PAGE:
Economics at your fingertips  

Consumption and Exchange Rate Uncertainty: Evidence from Selected Asian Countries

Sin-Yu Ho () and Bernard Njindan Iyke

MPRA Paper from University Library of Munich, Germany

Abstract: We set out to assess the effects of exchange rate uncertainty on real consumption in selected Asian countries. Consumption influences business cycles, which in turn shape short-run monetary policy decisions. Hence, understanding factors driving consumption is appealing to policymakers. In the extant literature, few studies have analysed the effects of uncertainty on consumption. The available ones generally focus on the long-run effects, in spite of the fact that the short-run persistence and adjustments to equilibrium are equally relevant. Our study takes this limitation seriously by distinguishing the short- and long-run effects of exchange rate uncertainty on consumption. Using a flexible dynamic panel data technique that allows long-run effects to be homogeneous and the short-run effects to be heterogeneous, we find that uncertainty impedes consumption in the long run. In the short run, however, the effects are immaterial. This evidence remains robust to the measure of uncertainty, asymmetric uncertainty, the role of consumer prices, and the global financial crisis of 2008. By decomposing uncertainty into its temporary and permanent components, we find that the latter have a stronger effect on consumption in the long run than the former. Although both components demand policy attention, the evidence suggests that policymakers should be more concerned with permanent uncertainty.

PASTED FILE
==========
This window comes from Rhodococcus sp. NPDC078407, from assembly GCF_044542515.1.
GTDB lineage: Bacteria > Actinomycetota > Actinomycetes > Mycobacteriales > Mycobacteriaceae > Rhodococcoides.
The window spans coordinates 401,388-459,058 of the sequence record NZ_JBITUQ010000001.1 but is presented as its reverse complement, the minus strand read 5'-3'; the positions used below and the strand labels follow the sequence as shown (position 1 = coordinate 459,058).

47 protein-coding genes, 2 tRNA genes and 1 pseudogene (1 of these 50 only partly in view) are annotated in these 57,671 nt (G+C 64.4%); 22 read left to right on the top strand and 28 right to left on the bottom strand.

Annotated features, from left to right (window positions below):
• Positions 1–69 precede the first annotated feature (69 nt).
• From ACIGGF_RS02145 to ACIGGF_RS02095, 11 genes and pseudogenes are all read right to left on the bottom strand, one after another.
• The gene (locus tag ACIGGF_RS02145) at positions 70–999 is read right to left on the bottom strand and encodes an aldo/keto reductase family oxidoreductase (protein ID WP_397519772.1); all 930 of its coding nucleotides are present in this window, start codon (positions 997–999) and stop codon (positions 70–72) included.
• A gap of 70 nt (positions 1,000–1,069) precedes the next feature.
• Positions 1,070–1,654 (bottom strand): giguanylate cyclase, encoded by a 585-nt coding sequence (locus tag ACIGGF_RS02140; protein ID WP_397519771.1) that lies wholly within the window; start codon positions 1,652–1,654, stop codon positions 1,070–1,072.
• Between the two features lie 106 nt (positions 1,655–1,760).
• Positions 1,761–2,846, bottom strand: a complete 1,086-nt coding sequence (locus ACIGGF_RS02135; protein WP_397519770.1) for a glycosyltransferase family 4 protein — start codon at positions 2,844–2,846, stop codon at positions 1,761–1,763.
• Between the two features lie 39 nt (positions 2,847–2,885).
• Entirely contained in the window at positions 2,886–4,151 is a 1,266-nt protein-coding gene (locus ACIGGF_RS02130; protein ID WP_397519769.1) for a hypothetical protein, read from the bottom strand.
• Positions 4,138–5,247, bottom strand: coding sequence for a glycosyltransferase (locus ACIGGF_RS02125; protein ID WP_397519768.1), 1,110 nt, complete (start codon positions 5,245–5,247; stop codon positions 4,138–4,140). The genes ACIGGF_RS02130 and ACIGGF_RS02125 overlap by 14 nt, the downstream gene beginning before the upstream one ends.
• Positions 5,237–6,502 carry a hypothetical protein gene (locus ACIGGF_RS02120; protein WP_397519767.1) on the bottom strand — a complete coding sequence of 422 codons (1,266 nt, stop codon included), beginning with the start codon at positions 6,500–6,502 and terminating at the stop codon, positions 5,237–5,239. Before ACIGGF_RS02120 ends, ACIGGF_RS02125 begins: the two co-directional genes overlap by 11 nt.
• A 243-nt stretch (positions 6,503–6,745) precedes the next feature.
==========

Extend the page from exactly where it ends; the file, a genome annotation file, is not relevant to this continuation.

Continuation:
Keywords: Real Consumption; Exchange Rate Uncertainty; Asian Countries. (search for similar items in EconPapers)
JEL-codes: C23 E31 F31 (search for similar items in EconPapers)
New Economics Papers: this item is included in nep-mac and nep-sea
Date: 2017-07
References: View references in EconPapers View complete reference list from CitEc
Citations: View citations in EconPapers (1) Track citations by RSS feed

Downloads: (external link) original version (application/pdf)

Related works:
This item may be available elsewhere in EconPapers: Search for items with the same title.

Export reference: BibTeX RIS (EndNote, ProCite, RefMan) HTML/Text

Persistent link:

Access Statistics for this paper

More papers in MPRA Paper from University Library of Munich, Germany Ludwigstraße 33, D-80539 Munich, Germany. Contact information at EDIRC.
Bibliographic data for series maintained by Joachim Winter ().

Page updated 2019-02-28
Handle: RePEc:pra:mprapa:80096